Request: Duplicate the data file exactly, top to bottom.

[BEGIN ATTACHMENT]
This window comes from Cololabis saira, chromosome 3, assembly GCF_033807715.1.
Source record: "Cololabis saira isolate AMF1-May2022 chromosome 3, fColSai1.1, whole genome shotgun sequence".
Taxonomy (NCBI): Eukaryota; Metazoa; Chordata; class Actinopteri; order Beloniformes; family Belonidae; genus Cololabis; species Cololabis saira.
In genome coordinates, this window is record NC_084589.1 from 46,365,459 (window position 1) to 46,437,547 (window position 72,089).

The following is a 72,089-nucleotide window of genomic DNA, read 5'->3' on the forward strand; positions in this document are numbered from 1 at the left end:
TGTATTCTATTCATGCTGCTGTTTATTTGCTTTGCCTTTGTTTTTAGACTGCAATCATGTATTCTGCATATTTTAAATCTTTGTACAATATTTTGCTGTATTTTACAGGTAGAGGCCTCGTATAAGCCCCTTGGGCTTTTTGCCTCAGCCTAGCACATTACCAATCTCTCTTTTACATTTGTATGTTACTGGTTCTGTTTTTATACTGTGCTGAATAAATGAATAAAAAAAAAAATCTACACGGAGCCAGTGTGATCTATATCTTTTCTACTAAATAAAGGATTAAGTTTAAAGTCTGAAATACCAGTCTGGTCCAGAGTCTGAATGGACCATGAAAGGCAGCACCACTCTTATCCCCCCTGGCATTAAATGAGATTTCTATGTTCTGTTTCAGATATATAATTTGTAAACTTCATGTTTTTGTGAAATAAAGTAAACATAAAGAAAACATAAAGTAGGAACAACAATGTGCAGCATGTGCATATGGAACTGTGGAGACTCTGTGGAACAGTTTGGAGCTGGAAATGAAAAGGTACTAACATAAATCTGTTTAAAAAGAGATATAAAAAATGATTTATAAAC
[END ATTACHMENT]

This window comes from Cololabis saira, chromosome 3, assembly GCF_033807715.1.
Source record: "Cololabis saira isolate AMF1-May2022 chromosome 3, fColSai1.1, whole genome shotgun sequence".
Taxonomy (NCBI): Eukaryota; Metazoa; Chordata; class Actinopteri; order Beloniformes; family Belonidae; genus Cololabis; species Cololabis saira.
In genome coordinates, this window is record NC_084589.1 from 46,365,459 (window position 1) to 46,437,547 (window position 72,089).

The following is a 72,089-nucleotide window of genomic DNA, read 5'->3' on the forward strand; positions in this document are numbered from 1 at the left end:
TGTATTCTATTCATGCTGCTGTTTATTTGCTTTGCCTTTGTTTTTAGACTGCAATCATGTATTCTGCATATTTTAAATCTTTGTACAATATTTTGCTGTATTTTACAGGTAGAGGCCTCGTATAAGCCCCTTGGGCTTTTTGCCTCAGCCTAGCACATTACCAATCTCTCTTTTACATTTGTATGTTACTGGTTCTGTTTTTATACTGTGCTGAATAAATGAATAAAAAAAAAAATCTACACGGAGCCAGTGTGATCTATATCTTTTCTACTAAATAAAGGATTAAGTTTAAAGTCTGAAATACCAGTCTGGTCCAGAGTCTGAATGGACCATGAAAGGCAGCACCACTCTTATCCCCCCTGGCATTAAATGAGATTTCTATGTTCTGTTTCAGATATATAATTTGTAAACTTCATGTTTTTGTGAAATAAAGTAAACATAAAGAAAACATAAAGTAGGAACAACAATGTGCAGCATGTGCATATGGAACTGTGGAGACTCTGTGGAACAGTTTGGAGCTGGAAATGAAAAGGTACTAACATAAATCTGTTTAAAAAGAGATATAAAAAATGATTTATAAAC